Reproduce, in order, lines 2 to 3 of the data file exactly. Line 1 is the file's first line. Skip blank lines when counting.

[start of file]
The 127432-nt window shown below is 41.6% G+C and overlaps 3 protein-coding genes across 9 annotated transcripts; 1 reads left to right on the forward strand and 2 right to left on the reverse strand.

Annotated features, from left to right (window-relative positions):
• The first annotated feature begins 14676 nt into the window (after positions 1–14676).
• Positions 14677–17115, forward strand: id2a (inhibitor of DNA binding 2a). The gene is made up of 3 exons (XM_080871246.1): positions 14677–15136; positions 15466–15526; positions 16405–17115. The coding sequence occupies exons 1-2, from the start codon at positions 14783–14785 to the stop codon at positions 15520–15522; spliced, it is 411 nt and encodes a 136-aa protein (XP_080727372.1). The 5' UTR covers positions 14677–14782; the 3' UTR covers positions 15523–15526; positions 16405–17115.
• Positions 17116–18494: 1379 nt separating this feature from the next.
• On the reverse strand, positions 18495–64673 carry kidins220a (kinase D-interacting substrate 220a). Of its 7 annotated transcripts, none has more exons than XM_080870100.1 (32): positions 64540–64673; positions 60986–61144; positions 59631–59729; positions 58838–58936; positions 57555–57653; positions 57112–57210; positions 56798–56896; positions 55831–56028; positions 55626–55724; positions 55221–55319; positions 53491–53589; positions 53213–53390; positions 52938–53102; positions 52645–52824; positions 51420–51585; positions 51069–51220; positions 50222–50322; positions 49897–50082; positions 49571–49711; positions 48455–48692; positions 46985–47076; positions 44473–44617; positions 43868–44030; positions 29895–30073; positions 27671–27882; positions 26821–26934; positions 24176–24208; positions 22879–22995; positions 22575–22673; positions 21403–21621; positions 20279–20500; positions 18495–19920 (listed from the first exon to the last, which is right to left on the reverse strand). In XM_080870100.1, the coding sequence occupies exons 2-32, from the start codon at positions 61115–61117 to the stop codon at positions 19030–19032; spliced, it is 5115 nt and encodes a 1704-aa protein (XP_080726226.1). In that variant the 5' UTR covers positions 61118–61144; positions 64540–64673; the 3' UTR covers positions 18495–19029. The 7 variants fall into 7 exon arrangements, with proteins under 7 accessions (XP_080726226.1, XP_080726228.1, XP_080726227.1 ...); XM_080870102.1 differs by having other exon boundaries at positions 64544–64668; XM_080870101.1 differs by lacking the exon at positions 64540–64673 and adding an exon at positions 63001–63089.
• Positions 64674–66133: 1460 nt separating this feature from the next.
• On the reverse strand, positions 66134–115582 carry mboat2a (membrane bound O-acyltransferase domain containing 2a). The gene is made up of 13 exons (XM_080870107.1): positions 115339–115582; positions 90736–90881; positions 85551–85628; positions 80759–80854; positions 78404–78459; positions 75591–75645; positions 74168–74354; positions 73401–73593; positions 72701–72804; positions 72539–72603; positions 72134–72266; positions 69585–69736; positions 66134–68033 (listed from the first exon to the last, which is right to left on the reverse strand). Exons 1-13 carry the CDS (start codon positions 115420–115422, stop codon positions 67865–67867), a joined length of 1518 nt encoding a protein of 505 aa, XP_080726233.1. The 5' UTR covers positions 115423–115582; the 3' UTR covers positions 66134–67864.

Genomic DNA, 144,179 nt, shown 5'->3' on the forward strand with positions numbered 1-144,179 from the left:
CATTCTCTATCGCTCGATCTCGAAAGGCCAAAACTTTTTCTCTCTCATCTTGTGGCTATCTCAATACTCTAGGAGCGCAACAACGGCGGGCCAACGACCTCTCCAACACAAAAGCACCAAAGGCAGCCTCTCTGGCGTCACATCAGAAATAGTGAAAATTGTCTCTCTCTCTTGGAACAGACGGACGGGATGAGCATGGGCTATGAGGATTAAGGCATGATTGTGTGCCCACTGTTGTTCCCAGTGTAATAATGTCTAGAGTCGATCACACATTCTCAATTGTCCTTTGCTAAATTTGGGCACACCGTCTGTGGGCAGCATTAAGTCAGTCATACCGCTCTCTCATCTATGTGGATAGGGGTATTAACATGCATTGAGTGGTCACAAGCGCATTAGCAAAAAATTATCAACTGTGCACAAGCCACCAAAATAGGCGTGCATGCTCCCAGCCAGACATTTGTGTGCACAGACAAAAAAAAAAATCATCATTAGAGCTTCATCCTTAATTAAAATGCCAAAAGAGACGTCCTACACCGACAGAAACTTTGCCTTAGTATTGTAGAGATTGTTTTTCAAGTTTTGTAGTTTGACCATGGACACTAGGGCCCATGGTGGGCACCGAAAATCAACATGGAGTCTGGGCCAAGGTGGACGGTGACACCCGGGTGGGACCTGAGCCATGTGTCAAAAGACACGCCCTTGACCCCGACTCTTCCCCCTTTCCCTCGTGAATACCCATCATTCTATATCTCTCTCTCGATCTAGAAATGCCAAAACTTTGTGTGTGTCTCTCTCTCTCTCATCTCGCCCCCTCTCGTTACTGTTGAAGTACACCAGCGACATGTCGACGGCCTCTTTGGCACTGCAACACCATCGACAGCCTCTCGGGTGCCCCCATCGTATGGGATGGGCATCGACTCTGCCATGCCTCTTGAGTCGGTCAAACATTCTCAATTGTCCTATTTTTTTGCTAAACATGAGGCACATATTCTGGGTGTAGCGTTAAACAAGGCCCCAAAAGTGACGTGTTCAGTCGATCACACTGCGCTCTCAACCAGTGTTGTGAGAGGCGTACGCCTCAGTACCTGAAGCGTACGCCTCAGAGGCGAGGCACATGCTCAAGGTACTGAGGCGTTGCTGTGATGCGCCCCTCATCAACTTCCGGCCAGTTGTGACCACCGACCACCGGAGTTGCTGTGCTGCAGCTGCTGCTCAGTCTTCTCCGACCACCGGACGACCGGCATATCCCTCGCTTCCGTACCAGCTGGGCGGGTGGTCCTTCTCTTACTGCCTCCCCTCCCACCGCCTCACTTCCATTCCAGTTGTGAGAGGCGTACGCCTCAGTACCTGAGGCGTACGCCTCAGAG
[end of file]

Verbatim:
Annotated features, from left to right (window-relative positions):
• The first annotated feature begins 14676 nt into the window (after positions 1–14676).